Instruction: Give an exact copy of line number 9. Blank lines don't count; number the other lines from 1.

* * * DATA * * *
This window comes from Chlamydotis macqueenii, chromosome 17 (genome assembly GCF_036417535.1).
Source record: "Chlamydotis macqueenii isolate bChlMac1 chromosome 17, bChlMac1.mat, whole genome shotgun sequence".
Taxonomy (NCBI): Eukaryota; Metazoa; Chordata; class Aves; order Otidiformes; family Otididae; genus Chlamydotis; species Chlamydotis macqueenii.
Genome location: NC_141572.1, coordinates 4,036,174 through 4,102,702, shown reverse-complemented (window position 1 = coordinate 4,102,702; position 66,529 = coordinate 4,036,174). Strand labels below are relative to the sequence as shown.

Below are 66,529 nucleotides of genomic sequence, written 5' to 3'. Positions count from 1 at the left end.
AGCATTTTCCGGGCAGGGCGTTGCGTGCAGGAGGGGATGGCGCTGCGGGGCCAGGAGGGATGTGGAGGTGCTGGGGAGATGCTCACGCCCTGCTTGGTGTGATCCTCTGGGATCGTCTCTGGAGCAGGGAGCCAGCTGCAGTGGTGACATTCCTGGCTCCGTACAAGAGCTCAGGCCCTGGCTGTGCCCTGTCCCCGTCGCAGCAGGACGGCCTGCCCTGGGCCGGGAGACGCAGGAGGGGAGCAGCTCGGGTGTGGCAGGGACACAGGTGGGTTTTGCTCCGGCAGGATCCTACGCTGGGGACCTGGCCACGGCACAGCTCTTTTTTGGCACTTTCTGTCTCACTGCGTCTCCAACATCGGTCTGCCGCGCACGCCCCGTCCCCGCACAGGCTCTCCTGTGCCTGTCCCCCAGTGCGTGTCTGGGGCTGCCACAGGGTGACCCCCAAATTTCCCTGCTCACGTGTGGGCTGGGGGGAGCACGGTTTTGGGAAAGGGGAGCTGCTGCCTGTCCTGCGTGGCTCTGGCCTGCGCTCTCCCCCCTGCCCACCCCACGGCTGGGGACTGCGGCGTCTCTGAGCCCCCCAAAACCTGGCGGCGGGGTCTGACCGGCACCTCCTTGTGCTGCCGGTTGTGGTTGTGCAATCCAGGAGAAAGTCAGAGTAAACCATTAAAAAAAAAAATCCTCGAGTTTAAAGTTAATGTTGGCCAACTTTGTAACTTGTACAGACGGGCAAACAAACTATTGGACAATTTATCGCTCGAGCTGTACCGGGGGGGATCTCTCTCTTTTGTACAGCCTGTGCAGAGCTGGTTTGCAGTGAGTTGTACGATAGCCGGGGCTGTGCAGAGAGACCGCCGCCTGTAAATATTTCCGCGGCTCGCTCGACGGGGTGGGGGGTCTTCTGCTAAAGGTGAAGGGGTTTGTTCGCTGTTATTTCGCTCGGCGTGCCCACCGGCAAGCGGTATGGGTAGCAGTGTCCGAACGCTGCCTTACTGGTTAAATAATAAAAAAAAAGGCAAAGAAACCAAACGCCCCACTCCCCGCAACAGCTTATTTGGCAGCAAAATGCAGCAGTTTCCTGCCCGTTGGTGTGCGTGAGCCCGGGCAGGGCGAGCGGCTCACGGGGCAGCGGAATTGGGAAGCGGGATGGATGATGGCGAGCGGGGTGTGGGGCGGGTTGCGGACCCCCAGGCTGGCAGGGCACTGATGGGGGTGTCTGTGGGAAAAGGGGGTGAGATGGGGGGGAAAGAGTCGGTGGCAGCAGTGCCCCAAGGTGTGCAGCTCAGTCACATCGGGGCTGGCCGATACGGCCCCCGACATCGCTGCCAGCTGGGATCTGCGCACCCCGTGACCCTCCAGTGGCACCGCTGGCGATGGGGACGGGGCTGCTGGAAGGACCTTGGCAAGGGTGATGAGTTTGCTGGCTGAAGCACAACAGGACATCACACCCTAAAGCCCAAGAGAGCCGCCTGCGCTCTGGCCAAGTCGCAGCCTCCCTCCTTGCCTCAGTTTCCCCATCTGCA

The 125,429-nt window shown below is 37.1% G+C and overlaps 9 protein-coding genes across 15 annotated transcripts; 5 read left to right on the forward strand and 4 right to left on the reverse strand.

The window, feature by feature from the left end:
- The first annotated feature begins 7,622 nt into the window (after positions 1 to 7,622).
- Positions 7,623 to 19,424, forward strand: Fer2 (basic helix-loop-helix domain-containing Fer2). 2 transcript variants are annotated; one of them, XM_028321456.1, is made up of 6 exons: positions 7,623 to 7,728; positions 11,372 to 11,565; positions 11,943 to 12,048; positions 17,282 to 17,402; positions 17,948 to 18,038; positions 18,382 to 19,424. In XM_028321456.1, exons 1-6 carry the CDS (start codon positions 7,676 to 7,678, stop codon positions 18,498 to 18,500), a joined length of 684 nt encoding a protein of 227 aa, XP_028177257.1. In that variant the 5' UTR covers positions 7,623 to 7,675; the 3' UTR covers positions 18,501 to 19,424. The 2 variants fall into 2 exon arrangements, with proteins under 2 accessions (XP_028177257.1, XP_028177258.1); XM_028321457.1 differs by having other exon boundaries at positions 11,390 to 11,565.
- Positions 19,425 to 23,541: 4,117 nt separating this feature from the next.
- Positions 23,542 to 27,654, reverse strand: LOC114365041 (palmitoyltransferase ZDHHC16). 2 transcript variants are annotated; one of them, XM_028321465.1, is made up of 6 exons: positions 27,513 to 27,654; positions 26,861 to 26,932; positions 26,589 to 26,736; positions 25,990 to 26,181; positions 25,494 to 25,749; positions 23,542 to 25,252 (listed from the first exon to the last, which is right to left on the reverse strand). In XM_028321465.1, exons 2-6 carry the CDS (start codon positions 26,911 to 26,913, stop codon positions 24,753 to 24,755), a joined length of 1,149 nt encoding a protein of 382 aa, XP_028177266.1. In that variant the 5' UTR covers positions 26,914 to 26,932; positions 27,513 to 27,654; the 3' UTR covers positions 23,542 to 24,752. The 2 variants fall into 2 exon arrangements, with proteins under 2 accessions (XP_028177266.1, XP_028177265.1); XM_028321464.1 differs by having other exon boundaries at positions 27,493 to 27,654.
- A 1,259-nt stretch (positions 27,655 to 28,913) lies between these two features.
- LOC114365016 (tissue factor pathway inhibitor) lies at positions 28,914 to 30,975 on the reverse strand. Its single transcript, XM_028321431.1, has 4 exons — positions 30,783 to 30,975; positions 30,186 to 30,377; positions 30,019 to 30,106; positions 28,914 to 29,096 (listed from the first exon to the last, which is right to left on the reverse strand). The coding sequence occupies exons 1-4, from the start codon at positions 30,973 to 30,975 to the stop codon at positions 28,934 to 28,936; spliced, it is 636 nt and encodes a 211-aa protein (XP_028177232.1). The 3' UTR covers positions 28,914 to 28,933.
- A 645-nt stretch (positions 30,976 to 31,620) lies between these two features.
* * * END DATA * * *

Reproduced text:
- The first annotated feature begins 7,622 nt into the window (after positions 1 to 7,622).